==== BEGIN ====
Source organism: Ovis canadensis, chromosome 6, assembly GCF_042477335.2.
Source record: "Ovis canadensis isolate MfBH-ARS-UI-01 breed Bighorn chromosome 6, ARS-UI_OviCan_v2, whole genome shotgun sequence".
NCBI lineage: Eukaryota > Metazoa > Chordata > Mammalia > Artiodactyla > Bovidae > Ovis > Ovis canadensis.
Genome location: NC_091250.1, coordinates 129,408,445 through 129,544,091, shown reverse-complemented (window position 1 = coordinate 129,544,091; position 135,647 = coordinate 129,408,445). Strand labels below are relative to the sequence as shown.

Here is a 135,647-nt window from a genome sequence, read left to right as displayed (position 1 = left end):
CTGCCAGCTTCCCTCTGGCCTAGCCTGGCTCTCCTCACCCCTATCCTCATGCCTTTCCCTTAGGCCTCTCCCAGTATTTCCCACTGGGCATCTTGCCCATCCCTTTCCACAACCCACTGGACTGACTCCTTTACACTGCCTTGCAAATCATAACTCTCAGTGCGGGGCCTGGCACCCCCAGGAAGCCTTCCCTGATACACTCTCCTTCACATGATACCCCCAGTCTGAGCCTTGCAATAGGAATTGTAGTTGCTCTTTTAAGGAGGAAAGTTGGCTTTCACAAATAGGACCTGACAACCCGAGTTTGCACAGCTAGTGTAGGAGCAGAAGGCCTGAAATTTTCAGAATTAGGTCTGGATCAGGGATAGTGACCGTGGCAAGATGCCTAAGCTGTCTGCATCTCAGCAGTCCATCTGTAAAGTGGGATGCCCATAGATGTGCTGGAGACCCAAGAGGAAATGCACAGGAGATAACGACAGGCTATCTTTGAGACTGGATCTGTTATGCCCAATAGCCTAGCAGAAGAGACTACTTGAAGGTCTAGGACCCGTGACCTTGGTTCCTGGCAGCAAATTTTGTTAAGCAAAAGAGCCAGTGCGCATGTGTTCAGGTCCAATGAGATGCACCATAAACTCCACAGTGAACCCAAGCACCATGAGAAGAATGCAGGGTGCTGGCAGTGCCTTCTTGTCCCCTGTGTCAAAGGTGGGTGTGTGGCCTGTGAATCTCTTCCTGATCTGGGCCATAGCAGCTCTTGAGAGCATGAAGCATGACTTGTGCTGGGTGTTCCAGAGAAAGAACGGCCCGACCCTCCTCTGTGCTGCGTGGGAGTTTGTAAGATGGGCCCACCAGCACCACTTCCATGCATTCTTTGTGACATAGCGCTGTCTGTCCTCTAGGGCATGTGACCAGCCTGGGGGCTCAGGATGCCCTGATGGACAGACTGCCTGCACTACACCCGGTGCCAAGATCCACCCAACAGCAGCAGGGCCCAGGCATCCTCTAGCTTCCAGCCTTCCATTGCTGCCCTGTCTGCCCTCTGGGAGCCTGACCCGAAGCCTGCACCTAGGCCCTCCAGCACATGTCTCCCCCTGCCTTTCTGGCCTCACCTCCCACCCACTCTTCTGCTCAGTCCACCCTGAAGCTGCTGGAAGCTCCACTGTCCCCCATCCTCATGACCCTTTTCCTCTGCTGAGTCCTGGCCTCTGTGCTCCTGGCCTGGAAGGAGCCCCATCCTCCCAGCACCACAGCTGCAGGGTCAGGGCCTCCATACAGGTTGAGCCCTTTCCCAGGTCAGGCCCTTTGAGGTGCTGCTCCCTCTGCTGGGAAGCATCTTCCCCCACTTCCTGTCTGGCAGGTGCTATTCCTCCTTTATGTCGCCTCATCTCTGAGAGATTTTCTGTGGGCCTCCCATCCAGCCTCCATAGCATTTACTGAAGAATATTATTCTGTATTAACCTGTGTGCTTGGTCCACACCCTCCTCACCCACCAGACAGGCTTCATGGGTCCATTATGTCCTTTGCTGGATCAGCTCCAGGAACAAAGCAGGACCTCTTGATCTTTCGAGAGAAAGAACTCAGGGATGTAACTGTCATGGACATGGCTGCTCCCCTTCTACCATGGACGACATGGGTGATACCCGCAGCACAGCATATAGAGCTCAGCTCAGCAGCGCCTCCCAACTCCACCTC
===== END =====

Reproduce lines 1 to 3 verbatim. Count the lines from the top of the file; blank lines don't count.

Source organism: Ovis canadensis, chromosome 6, assembly GCF_042477335.2.
Source record: "Ovis canadensis isolate MfBH-ARS-UI-01 breed Bighorn chromosome 6, ARS-UI_OviCan_v2, whole genome shotgun sequence".
NCBI lineage: Eukaryota > Metazoa > Chordata > Mammalia > Artiodactyla > Bovidae > Ovis > Ovis canadensis.